Comment: Stoptober – the first government backed mass-quit attempt
By Amanda Sandford
The 1st October marks the start of a new mass media campaign to encourage England’s 8 million smokers to give up the deadly weed for a month. It includes TV and radio advertising, online information and advice, posters, in-pharmacy literature, as well as a Stoptober app for smart phone users and a Facebook page. Would-be ex-smokers can also tap into the advice of three celebrities who will focus on their respective areas of expertise covering health, wealth and how smoking affects your looks.
So how does this campaign differ from previous anti-smoking campaigns and will it be effective? What sets Stoptober apart from other campaigns is that it is the first time the Government has backed a mass quit attempt. Aside from the annual No Smoking Day, this is the first time-specific campaign. It’s based on evidence that if smokers can quit for a 28-day stretch they are five times more likely to stay off cigarettes (compared to those who go back to smoking within a month of a quit attempt). The campaign is therefore both ambitious in scale and challenging but potentially very rewarding for those who take part.
Previous Government stop smoking campaigns have urged smokers to quit by appealing to subconscious concerns about the health or financial costs of smoking but without a specific time-frame in which to quit. Some, such as the memorable but revolting "fatty cigarette" (showing a cigarette morphing into an artery oozing fat) were designed to shock people into action while others such as those focusing on the secondhand smoke impact on children aimed to persuade smokers to quit because of the harm inflicted on others.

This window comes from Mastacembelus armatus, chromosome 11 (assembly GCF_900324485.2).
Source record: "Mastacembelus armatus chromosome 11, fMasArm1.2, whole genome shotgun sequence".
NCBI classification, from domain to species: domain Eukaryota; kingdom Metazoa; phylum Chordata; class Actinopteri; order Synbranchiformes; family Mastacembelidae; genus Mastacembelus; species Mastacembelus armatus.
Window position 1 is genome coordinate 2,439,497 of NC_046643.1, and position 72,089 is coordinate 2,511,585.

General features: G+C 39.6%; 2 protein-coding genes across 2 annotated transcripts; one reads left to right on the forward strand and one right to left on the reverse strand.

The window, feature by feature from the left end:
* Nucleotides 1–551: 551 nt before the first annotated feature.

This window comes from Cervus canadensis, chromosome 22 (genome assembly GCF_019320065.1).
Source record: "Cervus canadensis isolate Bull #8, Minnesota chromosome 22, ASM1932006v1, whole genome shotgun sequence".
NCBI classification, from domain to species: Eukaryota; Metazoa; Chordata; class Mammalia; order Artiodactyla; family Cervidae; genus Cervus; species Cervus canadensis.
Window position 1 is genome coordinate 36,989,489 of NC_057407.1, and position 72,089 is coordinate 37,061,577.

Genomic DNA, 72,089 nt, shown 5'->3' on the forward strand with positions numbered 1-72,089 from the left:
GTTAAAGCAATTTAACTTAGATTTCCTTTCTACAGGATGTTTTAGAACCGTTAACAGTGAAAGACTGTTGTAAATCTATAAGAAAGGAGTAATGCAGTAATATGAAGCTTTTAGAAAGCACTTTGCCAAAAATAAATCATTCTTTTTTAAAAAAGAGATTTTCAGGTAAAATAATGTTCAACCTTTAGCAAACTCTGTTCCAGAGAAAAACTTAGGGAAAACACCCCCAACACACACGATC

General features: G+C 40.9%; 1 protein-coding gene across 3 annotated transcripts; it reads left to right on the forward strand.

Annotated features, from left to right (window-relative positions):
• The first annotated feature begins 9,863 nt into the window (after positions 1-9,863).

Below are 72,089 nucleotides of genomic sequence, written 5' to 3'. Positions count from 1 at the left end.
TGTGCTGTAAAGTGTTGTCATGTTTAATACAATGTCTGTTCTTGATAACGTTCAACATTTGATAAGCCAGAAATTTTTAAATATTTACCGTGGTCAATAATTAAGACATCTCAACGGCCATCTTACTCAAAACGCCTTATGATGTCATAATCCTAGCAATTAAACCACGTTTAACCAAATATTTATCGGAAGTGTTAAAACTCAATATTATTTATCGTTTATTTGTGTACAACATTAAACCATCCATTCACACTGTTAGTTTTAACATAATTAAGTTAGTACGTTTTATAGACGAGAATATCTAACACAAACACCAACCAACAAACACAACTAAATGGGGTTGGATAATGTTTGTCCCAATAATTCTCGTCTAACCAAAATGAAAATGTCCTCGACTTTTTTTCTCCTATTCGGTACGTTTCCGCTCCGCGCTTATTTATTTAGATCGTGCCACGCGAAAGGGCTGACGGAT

There is plentiful evidence to show that these mass media campaigns can be effective in changing behaviour. However, the recurring finding is that to be really effective the campaigns need to be sustained. A good example is the annual No Smoking Day which typically encourages a million or more people to quit for at least a day. Given that most smokers make several attempts before they finally succeed, every quit attempt is worthwhile. An evaluation of the No Smoking Day campaign over time has shown that the rate of quit attempts in March when the event is held is almost three times higher than at other times of the year.
So can Stoptover achieve the same or a better response? Time will tell but the signs are looking positive. As with No Smoking Day, the strength of Stoptober is that it is a mass participation event. Smokers can draw inspiration and encouragement from others going through the same process and there is an abundance of support available in whatever format suits the individual. Quitting tobacco is tough at any time but with appropriate support it can be a little easier. Witness the well-intentioned but badly executed attempts by individuals relying on will power alone to stop smoking in the New Year: quitting smoking remains one of the most popular New Year resolutions but also one that is frequently abandoned because the effort needed is not sustained by appropriate support.
Stoptober is a novel stop smoking campaign with the potential of helping thousands of people to rid themselves of a deadly addiction. Even if only a small fraction of those taking part eventually quit, it is likely to be cost effective since the burden on the NHS of treating people with diseases caused by smoking is at least £2.7 billion while factoring in broader social costs pushes the tally up to nearly £14bn a year.
One thing is certain: because smoking is such a hard habit to break and the cause of years of ill-health and misery for millions of people, the Government must continue to fund mass media campaigns as well as implementing other measures such as standardised tobacco packaging if it is serious about reducing the harm from tobacco and ensuring a healthier population in the future.
Amanda Sandford is the Research Manager for ASH – Action on Smoking and Health. She manages the information department of ASH and is a spokesperson for the organisation in the press and broadcast media.